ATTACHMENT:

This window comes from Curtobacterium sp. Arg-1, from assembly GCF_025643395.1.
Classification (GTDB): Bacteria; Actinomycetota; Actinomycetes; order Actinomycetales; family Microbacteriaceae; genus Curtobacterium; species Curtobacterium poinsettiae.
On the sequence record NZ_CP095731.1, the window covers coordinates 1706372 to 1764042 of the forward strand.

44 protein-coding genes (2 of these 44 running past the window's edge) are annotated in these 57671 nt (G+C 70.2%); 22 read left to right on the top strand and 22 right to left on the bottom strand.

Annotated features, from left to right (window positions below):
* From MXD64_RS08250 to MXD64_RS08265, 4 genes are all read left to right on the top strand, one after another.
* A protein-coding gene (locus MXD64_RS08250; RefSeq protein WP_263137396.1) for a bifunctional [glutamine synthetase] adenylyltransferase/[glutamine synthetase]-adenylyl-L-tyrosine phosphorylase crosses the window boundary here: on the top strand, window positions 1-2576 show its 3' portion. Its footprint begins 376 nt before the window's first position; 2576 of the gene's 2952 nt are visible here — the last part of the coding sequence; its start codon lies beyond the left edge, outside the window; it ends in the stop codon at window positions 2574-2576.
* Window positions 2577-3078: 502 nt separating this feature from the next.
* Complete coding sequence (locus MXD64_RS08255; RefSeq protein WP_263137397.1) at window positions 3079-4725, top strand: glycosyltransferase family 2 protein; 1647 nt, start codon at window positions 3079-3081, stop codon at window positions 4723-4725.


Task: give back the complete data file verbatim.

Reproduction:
This window comes from Curtobacterium sp. Arg-1, from assembly GCF_025643395.1.
Classification (GTDB): Bacteria; Actinomycetota; Actinomycetes; order Actinomycetales; family Microbacteriaceae; genus Curtobacterium; species Curtobacterium poinsettiae.
On the sequence record NZ_CP095731.1, the window covers coordinates 1706372 to 1764042 of the forward strand.

44 protein-coding genes (2 of these 44 running past the window's edge) are annotated in these 57671 nt (G+C 70.2%); 22 read left to right on the top strand and 22 right to left on the bottom strand.

Annotated features, from left to right (window positions below):
* From MXD64_RS08250 to MXD64_RS08265, 4 genes are all read left to right on the top strand, one after another.
* A protein-coding gene (locus MXD64_RS08250; RefSeq protein WP_263137396.1) for a bifunctional [glutamine synthetase] adenylyltransferase/[glutamine synthetase]-adenylyl-L-tyrosine phosphorylase crosses the window boundary here: on the top strand, window positions 1-2576 show its 3' portion. Its footprint begins 376 nt before the window's first position; 2576 of the gene's 2952 nt are visible here — the last part of the coding sequence; its start codon lies beyond the left edge, outside the window; it ends in the stop codon at window positions 2574-2576.
* Window positions 2577-3078: 502 nt separating this feature from the next.
* Complete coding sequence (locus MXD64_RS08255; RefSeq protein WP_263137397.1) at window positions 3079-4725, top strand: glycosyltransferase family 2 protein; 1647 nt, start codon at window positions 3079-3081, stop codon at window positions 4723-4725.